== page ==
JERSEY CITY, NJ: FEB. 2, 1911 – Minutes after noon, 30 men were killed and hundreds were injured when 50,000 pounds of dynamite being offloaded from a railroad freight car onto a lighter (a flat-bottom open boat or barge) docked at Pier 7 exploded. The powerful blast destroyed the...
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On Feb. 11, 1911, the FDNY’s newly motorized Water Tower 1 responded for the first time from its quarters on Lafayette Street in Manhattan to a loft fire at 39 Elizabeth St. The 11-ton rig snaked through the tight streets and set up quickly, sending several powerful streams into the blazing building. Fire chiefs at the scene reported they were very happy with the response of the huge apparatus, said at the time to be the heaviest in the world. The 40-foot-long rig traveled at 15 mph and negotiated a steep hill at Canal Street with no problem.
JERSEY CITY, NJ: FEB. 2, 1911 – Minutes after noon, 30 men were killed and hundreds were injured when 50,000 pounds of dynamite being offloaded from a railroad freight car onto a lighter (a flat-bottom open boat or barge) docked at Pier 7 exploded. The powerful blast destroyed the pier, two lighters and three ferries and badly damaged the railroad terminal. It was estimated the shock wave shattered more than 100,000 windows in Jersey City, Ellis Island, Staten Island, Manhattan and Brooklyn.
WEEHAWKEN, NJ: FEB. 6, 1911 – Another major emergency occurred along the Jersey waterfront when a major fire broke out in the coal yards of the Erie Railroad. The flames broke out in an oil shed and produced thick clouds of smoke that swept across the Hudson River and blanketed Manhattan Island. Four engines from Weehawken and two from Hoboken battled the blaze with assistance of two FDNY fireboats. Fireboats, tugboats and land engines fed more than 100 hoselines simultaneously. The flames were battled for six hours before being brought under control.
BROOKLYN, NY: FEB. 12, 1911 – Five hundred women and girls were thrown into a panic when flames swept through the Burden Department Store at Broadway and Cooper Street while a “fire sale” was in progress. Flames were seen near a cash register on the second floor at 10 P.M. where damaged goods from a previous fire were being sold at discount prices. The area surrounding the register was filled with highly flammable lace curtains and other fabrics and was soon filled with flames. The calm demeanor of sales girls and several other employees helped evacuate all the shoppers without incident. Responding fire apparatus did cause a small panic to sweep through the fully occupied moving-picture theater next door. Chief Edward F. Croker responded from Manhattan and took charge of the four-alarm blaze.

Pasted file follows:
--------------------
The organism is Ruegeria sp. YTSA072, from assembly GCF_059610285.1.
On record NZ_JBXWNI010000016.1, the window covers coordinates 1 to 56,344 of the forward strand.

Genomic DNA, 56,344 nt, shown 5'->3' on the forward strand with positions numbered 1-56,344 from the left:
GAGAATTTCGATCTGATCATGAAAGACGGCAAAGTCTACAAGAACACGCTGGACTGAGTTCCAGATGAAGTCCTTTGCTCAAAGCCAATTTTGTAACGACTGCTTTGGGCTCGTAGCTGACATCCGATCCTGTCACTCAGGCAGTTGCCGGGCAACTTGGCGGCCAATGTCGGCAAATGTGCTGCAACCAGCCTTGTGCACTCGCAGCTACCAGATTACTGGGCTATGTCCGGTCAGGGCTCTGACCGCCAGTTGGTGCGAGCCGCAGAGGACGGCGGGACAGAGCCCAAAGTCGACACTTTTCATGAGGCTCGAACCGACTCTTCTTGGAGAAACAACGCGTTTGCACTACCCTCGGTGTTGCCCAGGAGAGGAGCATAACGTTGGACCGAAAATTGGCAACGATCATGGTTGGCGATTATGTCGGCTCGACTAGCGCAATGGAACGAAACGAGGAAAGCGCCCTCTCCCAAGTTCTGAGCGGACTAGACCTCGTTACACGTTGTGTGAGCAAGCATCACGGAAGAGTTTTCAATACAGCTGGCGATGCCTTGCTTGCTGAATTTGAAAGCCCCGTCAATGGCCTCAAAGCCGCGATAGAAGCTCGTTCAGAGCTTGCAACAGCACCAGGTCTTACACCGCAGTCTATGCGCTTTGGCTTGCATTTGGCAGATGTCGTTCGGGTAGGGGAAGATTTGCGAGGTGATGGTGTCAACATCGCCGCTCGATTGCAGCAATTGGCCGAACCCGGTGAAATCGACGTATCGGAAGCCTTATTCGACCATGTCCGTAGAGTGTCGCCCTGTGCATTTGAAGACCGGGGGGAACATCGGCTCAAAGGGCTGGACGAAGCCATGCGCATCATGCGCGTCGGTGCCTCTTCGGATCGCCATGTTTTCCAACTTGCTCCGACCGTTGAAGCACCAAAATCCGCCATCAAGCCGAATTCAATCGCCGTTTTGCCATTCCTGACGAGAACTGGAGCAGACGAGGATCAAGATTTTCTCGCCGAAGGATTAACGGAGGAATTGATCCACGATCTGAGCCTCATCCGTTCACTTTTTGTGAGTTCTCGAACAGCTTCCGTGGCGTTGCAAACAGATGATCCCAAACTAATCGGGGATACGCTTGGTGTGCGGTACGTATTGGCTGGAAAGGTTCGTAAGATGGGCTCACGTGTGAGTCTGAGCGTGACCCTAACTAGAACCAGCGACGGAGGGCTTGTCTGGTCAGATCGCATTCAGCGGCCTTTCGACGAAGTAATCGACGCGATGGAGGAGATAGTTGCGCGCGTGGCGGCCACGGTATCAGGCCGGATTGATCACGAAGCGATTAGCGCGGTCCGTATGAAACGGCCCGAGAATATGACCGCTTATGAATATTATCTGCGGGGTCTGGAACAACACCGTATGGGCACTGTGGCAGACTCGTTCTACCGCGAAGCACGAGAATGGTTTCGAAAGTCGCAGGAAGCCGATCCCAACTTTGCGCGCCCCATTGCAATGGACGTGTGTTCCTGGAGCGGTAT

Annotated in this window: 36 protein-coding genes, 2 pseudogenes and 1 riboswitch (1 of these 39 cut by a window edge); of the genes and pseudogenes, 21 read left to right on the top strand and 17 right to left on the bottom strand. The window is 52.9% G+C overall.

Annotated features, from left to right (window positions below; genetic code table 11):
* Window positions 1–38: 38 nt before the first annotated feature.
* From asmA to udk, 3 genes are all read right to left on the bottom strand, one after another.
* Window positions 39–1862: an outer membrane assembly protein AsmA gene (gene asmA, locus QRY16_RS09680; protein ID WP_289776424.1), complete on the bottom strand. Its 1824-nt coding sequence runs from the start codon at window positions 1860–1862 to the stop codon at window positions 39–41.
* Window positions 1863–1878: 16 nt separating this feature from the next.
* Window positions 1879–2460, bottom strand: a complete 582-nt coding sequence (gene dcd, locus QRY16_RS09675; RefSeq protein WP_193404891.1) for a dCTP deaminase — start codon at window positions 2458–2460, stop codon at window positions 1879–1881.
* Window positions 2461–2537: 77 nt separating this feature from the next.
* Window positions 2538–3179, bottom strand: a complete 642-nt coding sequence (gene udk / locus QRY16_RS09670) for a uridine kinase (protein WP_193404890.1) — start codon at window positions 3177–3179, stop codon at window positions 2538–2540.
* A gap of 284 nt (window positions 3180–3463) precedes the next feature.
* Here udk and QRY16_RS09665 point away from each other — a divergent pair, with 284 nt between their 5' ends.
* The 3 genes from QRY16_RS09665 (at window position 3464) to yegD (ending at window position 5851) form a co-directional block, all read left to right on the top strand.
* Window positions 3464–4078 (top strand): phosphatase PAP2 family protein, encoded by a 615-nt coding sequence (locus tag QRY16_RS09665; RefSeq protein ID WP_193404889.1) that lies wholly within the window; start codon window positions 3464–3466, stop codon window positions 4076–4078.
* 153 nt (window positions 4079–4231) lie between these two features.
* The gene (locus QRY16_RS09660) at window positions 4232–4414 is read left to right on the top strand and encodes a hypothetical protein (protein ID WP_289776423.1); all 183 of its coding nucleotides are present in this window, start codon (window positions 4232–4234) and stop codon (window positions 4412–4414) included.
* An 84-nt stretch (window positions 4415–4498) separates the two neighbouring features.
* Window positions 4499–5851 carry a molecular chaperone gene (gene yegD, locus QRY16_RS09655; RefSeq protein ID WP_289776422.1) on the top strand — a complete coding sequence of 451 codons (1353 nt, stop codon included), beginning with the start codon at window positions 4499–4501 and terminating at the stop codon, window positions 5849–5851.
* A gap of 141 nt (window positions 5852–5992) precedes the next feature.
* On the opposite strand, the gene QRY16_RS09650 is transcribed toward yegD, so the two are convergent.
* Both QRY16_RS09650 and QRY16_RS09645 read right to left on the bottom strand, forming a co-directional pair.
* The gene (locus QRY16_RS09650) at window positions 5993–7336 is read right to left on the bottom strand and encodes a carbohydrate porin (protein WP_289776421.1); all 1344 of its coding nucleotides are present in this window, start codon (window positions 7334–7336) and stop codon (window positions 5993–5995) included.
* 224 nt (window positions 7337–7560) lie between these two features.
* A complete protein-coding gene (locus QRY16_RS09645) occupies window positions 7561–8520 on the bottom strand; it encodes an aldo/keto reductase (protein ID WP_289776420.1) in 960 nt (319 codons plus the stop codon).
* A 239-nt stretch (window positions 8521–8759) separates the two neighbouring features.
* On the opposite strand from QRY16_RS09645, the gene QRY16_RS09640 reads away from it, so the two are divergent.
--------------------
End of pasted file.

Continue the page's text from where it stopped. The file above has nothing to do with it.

SUTTON, WV: FEB. 20, 1911 – Seven people lost their lives as flames swept through a private house. The fire started in a natural gas grate and spread quickly across the first floor while the family slept in bedrooms on the floor above. Smelling smoke, the parents woke and tried to save their children. The father grabbed two children and dashed to the stairs, which immediately collapsed beneath him. The two children perished, but somehow the man survived. The mother, seeing the stairway fall, jumped from a second-floor window, but was fatally injured. Four other children also perished in the flames.
WHITE PLAINS, NY: FEB. 24, 1911 – One hundred fifty people fled from their homes and property as flames swept a block of downtown buildings. The flames broke out around 3 P.M. in the hotel formerly owned by Admiral Dot, a diminutive performer under contract with P.T. Barnum. The 25-inch-tall entrepreneur had recently sold the hotel and retired into seclusion. As the fire raged out of control and spread to nearby buildings, mutual aid from surrounding departments descended on the scene. At the height of the blaze, an explosion shook the hotel, toppling the walls onto firemen operating nearby. One member of Hope Engine Company, George Holip, was buried beneath the rubble. Under the protection of a hose stream, the trapped fireman was freed after 30 minutes of dangerous rescue work. He was rushed to the hospital with a broken leg and smoke inhalation. A civilian onlooker suffered a heart attack and died during the blaze.
PAUL HASHAGEN, a Firehouse® contributing editor, is a retired FDNY firefighter who was assigned to Rescue 1 in Manhattan. He is also an ex-chief of the Freeport, NY, Fire Department. Hashagen is the author of FDNY: The Bravest, An Illustrated History 1865-2002, the official history of the New York City Fire Department, and other fire service books. His latest novel, Fire of God, is available at dmcfirebooks.com.